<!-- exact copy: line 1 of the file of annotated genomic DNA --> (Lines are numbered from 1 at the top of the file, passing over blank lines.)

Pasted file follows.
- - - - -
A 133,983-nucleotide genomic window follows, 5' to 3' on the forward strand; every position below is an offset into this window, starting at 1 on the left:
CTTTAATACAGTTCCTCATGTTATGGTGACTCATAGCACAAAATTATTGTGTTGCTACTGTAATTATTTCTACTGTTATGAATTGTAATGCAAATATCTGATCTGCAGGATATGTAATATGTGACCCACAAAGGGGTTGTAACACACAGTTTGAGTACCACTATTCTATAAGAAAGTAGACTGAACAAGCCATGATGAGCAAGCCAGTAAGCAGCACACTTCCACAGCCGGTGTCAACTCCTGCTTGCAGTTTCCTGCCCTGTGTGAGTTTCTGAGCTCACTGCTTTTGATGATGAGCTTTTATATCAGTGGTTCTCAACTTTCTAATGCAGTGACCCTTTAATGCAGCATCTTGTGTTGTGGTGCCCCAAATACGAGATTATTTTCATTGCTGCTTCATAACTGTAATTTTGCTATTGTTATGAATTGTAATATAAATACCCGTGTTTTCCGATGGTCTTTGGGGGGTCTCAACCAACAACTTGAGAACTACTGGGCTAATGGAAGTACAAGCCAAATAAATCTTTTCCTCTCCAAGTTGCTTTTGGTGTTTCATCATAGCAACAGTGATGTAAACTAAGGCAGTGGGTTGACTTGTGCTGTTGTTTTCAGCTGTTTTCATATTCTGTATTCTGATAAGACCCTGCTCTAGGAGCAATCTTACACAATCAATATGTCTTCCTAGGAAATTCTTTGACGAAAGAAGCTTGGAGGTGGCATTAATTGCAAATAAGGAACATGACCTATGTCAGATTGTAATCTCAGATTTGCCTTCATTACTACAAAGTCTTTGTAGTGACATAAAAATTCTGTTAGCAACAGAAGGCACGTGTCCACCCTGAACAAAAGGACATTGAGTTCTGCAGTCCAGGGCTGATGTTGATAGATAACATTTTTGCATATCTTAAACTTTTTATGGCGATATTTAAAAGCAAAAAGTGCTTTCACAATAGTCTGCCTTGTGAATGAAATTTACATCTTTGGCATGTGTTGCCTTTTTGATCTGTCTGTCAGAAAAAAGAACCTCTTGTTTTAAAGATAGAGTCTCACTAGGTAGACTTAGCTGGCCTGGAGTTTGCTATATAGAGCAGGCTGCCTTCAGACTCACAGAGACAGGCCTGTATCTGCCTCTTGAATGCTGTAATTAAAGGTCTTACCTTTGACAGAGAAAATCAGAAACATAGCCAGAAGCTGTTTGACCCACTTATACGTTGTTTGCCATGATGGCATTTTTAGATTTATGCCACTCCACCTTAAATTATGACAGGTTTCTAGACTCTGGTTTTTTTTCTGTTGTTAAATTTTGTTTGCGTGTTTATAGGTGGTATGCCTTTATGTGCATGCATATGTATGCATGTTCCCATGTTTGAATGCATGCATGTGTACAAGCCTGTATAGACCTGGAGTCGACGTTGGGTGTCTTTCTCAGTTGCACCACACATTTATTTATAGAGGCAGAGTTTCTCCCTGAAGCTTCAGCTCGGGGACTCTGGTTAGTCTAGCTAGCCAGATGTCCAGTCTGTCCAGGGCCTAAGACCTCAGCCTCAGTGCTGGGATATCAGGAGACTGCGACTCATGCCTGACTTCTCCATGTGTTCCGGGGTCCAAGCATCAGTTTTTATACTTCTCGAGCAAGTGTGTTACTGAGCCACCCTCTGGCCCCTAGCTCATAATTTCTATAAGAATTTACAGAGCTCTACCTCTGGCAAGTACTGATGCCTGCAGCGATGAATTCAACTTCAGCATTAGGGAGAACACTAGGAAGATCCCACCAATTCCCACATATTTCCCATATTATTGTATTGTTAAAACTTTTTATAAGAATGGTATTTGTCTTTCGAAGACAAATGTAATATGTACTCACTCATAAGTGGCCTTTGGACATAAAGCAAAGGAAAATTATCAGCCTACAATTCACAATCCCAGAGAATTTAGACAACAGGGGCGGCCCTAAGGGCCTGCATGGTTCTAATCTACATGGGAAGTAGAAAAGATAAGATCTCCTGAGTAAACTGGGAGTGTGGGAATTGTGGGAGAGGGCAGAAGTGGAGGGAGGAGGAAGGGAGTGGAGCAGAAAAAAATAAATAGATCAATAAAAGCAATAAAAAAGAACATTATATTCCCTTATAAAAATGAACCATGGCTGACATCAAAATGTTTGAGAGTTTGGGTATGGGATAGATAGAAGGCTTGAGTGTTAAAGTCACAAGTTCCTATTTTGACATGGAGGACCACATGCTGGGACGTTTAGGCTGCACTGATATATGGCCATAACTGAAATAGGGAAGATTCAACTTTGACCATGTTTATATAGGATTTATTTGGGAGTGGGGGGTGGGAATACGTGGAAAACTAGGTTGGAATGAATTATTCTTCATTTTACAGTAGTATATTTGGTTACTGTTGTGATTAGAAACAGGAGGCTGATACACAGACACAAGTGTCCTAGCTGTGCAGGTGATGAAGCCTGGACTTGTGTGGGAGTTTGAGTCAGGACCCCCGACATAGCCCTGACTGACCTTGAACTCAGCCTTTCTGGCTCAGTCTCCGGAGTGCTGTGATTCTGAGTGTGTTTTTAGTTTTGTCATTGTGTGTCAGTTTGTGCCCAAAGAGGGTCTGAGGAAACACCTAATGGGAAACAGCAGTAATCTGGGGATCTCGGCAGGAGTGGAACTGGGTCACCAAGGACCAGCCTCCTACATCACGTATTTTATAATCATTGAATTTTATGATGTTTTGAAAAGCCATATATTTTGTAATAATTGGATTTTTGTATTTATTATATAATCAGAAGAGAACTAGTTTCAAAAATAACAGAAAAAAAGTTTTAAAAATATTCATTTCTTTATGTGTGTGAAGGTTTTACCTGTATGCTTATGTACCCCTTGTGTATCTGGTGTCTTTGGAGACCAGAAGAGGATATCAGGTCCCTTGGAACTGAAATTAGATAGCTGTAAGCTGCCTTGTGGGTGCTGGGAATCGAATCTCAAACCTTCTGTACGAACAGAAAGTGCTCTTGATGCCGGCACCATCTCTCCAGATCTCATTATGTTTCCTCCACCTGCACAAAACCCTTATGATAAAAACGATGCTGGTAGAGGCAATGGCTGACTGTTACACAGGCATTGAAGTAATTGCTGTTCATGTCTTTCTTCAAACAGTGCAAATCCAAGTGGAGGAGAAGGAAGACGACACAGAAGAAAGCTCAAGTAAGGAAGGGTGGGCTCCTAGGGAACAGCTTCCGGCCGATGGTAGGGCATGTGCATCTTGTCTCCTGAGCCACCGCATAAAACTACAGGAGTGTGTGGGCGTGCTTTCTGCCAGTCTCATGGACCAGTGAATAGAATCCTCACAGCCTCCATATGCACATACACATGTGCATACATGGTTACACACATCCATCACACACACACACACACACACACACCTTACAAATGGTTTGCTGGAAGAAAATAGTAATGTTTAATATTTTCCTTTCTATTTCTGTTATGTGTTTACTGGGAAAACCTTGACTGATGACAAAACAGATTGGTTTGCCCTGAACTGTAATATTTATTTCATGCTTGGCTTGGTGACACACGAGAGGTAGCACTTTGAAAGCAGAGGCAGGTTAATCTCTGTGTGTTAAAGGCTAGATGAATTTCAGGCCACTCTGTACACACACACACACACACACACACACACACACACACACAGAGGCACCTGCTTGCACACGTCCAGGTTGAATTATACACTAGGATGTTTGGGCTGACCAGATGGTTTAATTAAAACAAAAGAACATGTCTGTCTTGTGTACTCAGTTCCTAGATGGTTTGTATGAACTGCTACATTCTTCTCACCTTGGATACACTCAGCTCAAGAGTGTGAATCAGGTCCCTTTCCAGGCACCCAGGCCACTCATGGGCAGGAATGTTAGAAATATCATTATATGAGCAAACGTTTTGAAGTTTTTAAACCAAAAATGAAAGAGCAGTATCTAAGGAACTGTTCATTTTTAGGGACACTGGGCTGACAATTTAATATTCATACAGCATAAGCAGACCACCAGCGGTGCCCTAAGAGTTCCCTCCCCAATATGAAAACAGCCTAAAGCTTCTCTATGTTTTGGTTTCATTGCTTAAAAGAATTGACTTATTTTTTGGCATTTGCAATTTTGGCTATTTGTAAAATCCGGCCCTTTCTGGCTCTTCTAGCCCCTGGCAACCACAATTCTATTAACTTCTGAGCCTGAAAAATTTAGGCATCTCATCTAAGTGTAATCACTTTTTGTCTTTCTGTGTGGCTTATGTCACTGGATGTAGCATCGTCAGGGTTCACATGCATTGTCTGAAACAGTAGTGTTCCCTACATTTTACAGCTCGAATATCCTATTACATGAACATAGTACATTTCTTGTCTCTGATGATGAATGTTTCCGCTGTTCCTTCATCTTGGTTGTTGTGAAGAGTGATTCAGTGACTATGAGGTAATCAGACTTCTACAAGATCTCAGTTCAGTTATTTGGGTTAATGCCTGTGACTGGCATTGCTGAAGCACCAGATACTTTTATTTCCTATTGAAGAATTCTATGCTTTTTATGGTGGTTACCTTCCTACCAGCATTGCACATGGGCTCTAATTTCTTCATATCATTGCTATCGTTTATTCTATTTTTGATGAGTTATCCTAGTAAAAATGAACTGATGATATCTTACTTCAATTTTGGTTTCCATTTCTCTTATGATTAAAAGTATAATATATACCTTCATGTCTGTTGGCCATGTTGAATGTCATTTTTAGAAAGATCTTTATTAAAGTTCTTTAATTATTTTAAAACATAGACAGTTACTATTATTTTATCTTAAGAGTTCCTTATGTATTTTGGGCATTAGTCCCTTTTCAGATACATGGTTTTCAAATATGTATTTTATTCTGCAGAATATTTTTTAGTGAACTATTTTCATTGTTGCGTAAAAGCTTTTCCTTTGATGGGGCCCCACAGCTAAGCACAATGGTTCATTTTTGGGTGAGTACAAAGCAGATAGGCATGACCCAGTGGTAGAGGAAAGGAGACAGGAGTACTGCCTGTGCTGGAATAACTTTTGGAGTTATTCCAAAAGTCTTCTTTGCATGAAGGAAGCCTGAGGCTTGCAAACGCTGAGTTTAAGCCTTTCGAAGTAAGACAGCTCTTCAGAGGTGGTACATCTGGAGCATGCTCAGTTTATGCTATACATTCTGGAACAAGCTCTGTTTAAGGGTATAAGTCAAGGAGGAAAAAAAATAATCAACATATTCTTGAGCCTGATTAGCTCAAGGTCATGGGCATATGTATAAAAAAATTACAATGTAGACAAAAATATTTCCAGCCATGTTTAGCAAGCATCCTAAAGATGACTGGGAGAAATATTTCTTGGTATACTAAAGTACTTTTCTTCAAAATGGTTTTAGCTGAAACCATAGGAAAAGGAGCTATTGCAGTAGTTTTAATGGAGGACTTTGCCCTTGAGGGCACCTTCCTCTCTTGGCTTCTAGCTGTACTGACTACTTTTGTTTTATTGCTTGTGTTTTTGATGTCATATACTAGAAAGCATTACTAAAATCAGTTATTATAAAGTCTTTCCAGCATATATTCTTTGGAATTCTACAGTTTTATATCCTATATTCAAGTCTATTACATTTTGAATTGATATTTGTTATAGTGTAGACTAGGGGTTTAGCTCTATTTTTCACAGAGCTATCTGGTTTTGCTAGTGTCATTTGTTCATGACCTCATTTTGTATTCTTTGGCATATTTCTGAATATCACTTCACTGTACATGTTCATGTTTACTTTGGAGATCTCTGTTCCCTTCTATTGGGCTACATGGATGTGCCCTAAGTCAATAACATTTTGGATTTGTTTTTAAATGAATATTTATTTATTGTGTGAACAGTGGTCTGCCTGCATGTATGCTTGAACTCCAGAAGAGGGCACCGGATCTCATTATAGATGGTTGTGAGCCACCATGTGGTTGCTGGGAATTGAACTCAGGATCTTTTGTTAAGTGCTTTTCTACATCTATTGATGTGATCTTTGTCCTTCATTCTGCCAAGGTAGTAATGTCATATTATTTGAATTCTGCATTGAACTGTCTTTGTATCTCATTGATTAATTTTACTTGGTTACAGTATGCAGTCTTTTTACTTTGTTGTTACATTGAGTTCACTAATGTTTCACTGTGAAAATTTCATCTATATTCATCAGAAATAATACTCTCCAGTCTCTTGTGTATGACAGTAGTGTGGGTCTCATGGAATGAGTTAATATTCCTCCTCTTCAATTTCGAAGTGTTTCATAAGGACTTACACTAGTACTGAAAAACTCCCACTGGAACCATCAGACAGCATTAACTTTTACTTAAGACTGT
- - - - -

A 133,983-nucleotide genomic window follows, 5' to 3' on the forward strand; every position below is an offset into this window, starting at 1 on the left: